Lifestyle

Learning Japanese culture through music

A professor developed a course about popular music in Japan.

After several years of working in finance on Wall Street, Noriko Manabe decided to drastically change careers.

In 2003, she began to pursue a Ph.D. in Ethnomusicology and Music Theory — the study of music in relation to cultures — at CUNY Graduate Center.

Manabe, in her second semester at Temple as an associate professor of music studies, developed a course about popular music in Japan.

The honors special topics course, Japanese Popular Music, explores Japanese music from 1880 to the present day.

Manabe said in order to teach students about Japanese popular music, she first gives them an idea of what traditional Japanese music sounds like.

“We talk about ‘shakuhachi’ flute, certain kinds of traditional song and then we talk about Japanese type of drumming as examples of traditional music,” she said. “Then we start talking about how music in Japan became westernized and a lot of the westernization process actually happened in the school system.”

Manabe said Japanese schools typically taught western-style music in the 1910s when music classes became mandatory.

Manabe’s class also explores shifts after World War II and other musical genres in Japan like rap, rock, jazz, folk, reggae and techno. Manabe teaches brief lessons on how Japanese music is used in anime and technology, and the overseas reception of Japanese popular music.

Manabe, a Japanese-American musician, spent most of her career working in the investment industry. She worked as an analyst covering technology and media industries.

Manabe began researching Japanese music, its intersections with politics and social issues and more. She taught a similar course about Japanese popular music at Princeton University before coming to Temple.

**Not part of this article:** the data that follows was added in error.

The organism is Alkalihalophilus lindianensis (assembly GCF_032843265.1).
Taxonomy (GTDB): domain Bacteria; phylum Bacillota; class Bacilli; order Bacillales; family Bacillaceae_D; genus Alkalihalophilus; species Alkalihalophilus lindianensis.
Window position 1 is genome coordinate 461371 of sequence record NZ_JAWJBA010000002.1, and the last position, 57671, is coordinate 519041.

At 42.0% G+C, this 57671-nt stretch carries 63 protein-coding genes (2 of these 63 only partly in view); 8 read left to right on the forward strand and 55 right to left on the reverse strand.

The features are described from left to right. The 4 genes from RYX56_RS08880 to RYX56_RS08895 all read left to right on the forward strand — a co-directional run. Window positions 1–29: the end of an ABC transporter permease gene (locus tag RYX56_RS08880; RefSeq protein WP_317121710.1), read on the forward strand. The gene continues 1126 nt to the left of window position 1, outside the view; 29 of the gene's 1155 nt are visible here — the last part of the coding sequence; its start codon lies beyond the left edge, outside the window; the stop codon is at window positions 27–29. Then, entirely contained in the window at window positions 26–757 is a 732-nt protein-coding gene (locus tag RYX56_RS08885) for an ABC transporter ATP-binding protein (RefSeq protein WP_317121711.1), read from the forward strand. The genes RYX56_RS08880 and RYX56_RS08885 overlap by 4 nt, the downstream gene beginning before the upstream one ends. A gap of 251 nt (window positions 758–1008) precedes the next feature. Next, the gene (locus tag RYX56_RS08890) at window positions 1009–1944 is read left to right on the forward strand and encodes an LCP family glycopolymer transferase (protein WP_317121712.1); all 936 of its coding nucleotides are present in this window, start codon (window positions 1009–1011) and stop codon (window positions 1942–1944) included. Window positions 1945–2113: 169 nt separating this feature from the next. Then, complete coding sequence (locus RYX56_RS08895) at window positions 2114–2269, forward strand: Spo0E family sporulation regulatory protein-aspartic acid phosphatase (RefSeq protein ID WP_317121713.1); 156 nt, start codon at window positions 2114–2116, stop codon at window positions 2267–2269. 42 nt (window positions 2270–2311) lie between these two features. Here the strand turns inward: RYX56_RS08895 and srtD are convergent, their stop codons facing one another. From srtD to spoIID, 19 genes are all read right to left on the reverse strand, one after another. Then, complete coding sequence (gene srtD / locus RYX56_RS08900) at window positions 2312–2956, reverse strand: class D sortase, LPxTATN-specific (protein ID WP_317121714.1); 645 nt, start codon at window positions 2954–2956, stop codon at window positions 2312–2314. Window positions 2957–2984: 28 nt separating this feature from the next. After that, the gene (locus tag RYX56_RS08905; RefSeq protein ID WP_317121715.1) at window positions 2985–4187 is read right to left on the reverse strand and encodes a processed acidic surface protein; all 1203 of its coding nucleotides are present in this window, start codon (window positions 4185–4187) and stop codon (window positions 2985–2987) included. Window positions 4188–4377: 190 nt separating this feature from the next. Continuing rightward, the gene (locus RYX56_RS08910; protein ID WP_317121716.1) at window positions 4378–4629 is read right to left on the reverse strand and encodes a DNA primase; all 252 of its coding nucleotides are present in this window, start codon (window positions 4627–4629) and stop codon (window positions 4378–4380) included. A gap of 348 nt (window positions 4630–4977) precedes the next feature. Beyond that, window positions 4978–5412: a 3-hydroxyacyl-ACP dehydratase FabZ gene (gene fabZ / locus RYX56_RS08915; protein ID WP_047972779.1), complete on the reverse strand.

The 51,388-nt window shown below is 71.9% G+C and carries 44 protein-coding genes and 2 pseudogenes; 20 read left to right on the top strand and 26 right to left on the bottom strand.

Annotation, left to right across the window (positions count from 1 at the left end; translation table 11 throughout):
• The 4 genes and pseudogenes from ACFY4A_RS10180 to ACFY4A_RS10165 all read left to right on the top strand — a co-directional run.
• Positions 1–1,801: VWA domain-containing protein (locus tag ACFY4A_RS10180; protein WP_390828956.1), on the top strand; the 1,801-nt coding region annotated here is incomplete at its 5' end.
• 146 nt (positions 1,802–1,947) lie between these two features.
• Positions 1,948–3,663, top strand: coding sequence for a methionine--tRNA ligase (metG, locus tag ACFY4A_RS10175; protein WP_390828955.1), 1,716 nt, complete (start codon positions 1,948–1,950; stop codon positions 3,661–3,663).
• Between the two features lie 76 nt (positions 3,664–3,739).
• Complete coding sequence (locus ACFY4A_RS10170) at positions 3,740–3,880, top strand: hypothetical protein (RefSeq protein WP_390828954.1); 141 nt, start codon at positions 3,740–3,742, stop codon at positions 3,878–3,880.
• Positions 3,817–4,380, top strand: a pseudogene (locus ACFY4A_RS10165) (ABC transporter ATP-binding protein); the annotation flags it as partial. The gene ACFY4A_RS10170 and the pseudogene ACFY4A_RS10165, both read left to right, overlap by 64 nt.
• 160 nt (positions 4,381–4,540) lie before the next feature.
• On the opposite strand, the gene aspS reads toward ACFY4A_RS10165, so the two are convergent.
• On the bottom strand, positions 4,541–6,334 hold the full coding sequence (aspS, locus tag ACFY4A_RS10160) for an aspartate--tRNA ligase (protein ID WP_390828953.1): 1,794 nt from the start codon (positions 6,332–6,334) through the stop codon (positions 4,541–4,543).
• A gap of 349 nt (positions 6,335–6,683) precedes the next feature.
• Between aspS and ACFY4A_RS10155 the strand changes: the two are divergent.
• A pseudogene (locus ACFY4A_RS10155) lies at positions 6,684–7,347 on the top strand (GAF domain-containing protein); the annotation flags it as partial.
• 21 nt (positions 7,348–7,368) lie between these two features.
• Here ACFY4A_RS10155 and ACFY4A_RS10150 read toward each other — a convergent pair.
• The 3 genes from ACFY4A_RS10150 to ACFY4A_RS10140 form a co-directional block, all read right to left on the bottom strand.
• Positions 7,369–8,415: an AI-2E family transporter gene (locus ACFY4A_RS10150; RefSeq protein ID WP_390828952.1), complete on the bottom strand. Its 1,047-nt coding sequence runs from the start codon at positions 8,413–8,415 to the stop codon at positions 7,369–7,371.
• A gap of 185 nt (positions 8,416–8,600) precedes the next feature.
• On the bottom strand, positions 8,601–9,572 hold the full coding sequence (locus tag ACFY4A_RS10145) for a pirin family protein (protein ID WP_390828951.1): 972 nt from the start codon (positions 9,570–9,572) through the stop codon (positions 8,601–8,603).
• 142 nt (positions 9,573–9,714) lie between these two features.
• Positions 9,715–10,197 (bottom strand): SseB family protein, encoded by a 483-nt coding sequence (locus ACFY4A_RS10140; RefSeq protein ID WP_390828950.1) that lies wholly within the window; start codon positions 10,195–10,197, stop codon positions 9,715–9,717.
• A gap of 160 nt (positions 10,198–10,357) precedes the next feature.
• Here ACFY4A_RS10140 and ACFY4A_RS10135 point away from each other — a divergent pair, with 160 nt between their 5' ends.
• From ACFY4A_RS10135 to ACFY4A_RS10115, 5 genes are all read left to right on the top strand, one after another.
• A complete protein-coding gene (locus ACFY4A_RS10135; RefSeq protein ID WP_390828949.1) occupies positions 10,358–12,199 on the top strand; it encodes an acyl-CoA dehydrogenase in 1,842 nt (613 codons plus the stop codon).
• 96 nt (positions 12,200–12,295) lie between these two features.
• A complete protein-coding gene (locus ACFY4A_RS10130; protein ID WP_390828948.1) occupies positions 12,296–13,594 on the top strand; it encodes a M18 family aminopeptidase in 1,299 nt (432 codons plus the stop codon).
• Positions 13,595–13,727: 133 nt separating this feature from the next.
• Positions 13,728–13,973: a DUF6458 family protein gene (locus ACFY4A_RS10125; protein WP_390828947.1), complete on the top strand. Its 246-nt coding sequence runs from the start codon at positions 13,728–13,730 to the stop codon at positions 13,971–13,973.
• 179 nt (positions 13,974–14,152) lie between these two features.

Matthew Jenkins, a junior film and media arts major in Manabe’s class, said he enjoys learning about the history of Japanese music. He said Manabe also tells her students about related events outside of class, like a ‘taiko’ drumming concert at Rock Hall and a screening of a new documentary about Japanese social movements, “Tell the Prime Minister,” hosted by the Asian and Middle Eastern languages department.

“It’s a subject I didn’t know much about before the class, so I’ve really learned a lot,” he said. “Thanks to the class, a lot of opportunities to learn more about Japanese music and culture have presented itself.”

Cynthia Folio, chair of the music studies department, said the class is a good addition to the music studies curriculum.

“It underscores the important connections between social events and popular music in Japan,” she said. “Students will develop an appreciation for Japanese music and aesthetics, and understand the effects of westernization on Japanese music.”

Next semester, the honors music special topics course is dedicated to Middle Eastern music and will be taught by Joseph Alpar, an adjunct professor.

Manabe said it’s different teaching music than teaching people how to listen to music.

“But I think it’s also very important to talk about the music in culture,” she said. “How it reflects culture, how people express themselves in culture, how people who are not in the mainstream of that culture try to express themselves as kind of a musical subculture.”

Asata Bamba can be reached at asata.bamba@temple.edu.

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